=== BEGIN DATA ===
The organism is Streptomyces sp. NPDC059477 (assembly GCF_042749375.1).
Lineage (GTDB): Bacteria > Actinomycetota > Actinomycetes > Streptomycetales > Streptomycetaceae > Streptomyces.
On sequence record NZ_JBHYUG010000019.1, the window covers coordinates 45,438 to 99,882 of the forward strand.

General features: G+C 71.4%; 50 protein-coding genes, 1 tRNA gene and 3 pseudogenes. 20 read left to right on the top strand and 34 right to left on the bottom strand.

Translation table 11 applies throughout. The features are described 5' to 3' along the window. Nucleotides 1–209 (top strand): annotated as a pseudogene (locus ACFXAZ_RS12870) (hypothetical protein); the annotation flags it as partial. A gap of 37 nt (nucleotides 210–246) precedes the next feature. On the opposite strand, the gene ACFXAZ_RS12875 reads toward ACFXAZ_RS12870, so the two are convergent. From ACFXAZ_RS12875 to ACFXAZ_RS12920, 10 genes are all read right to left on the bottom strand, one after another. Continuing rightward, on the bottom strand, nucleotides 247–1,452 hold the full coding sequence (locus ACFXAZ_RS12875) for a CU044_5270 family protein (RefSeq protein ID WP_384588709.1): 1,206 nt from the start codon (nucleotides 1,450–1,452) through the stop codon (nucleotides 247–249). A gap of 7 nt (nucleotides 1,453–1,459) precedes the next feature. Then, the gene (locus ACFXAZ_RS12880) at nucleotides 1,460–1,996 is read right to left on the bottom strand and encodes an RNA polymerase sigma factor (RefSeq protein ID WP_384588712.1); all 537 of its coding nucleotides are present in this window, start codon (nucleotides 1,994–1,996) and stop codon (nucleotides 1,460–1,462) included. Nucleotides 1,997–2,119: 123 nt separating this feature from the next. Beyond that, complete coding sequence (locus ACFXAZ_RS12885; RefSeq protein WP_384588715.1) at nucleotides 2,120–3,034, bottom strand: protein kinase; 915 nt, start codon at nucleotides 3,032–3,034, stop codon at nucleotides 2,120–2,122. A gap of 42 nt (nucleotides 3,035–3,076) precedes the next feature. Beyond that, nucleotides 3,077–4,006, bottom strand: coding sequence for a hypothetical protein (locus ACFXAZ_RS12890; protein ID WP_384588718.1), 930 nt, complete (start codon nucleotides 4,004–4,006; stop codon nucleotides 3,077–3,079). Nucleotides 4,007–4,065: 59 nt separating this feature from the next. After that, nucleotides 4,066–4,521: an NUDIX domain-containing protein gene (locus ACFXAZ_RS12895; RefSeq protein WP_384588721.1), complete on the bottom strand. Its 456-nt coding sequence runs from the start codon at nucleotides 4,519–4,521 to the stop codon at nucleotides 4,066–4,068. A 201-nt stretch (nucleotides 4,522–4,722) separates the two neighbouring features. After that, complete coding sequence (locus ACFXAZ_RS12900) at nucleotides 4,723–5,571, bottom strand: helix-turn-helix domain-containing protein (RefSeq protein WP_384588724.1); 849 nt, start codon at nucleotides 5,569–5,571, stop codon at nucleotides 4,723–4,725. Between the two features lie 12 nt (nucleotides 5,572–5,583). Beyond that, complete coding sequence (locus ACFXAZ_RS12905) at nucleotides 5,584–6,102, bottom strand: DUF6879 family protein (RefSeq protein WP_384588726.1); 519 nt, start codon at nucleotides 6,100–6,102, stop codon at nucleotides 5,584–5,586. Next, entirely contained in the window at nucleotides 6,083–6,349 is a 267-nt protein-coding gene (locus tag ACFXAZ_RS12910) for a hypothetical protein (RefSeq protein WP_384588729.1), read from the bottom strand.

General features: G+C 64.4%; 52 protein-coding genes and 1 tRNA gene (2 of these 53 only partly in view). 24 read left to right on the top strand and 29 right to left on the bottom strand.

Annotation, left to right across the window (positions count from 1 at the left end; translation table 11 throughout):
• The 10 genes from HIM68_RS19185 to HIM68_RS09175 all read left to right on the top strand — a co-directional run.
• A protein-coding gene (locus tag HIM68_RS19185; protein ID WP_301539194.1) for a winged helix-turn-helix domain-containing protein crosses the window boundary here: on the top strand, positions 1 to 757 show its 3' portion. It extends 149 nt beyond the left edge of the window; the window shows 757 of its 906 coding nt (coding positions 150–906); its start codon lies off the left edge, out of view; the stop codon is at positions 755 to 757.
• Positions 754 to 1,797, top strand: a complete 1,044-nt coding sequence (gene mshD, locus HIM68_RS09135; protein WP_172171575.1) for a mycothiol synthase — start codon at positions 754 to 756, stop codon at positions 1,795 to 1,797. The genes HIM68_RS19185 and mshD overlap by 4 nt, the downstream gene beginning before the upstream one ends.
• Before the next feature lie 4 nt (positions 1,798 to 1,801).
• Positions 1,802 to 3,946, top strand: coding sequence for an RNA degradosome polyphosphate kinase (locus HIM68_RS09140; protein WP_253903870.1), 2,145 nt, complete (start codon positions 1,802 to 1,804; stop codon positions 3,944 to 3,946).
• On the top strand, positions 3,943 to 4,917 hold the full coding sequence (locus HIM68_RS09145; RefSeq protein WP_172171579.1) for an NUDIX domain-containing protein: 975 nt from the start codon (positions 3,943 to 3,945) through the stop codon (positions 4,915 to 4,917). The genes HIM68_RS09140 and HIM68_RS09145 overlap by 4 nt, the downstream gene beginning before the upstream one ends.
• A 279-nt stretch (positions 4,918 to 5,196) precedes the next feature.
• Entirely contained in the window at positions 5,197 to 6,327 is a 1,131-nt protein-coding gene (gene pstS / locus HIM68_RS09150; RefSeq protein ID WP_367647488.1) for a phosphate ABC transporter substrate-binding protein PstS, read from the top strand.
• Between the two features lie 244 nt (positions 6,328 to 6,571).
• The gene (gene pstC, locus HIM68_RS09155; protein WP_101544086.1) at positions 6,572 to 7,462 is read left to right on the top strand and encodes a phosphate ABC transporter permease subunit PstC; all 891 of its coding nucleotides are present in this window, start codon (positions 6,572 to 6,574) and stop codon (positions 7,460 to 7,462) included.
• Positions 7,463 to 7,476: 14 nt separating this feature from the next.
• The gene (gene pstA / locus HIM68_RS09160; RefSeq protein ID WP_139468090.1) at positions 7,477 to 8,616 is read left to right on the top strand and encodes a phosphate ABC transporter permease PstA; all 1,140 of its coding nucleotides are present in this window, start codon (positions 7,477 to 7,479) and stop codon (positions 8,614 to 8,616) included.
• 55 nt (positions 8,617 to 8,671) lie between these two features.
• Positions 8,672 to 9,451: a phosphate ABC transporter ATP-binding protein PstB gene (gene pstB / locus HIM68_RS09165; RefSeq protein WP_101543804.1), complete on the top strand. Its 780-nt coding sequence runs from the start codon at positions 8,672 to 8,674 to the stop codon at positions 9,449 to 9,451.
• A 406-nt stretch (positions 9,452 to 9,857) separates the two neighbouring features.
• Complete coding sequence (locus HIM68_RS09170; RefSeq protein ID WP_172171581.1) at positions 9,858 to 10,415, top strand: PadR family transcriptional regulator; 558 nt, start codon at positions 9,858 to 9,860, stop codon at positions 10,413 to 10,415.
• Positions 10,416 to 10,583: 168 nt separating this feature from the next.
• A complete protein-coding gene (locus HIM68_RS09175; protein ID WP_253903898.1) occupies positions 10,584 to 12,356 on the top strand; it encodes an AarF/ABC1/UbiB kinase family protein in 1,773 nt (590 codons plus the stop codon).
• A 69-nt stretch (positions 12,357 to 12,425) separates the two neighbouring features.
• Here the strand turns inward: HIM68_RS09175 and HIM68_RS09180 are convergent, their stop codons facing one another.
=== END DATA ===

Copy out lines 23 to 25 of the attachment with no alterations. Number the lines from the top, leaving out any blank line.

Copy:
• Complete coding sequence (locus HIM68_RS09170; RefSeq protein ID WP_172171581.1) at positions 9,858 to 10,415, top strand: PadR family transcriptional regulator; 558 nt, start codon at positions 9,858 to 9,860, stop codon at positions 10,413 to 10,415.
• Positions 10,416 to 10,583: 168 nt separating this feature from the next.
• A complete protein-coding gene (locus HIM68_RS09175; protein ID WP_253903898.1) occupies positions 10,584 to 12,356 on the top strand; it encodes an AarF/ABC1/UbiB kinase family protein in 1,773 nt (590 codons plus the stop codon).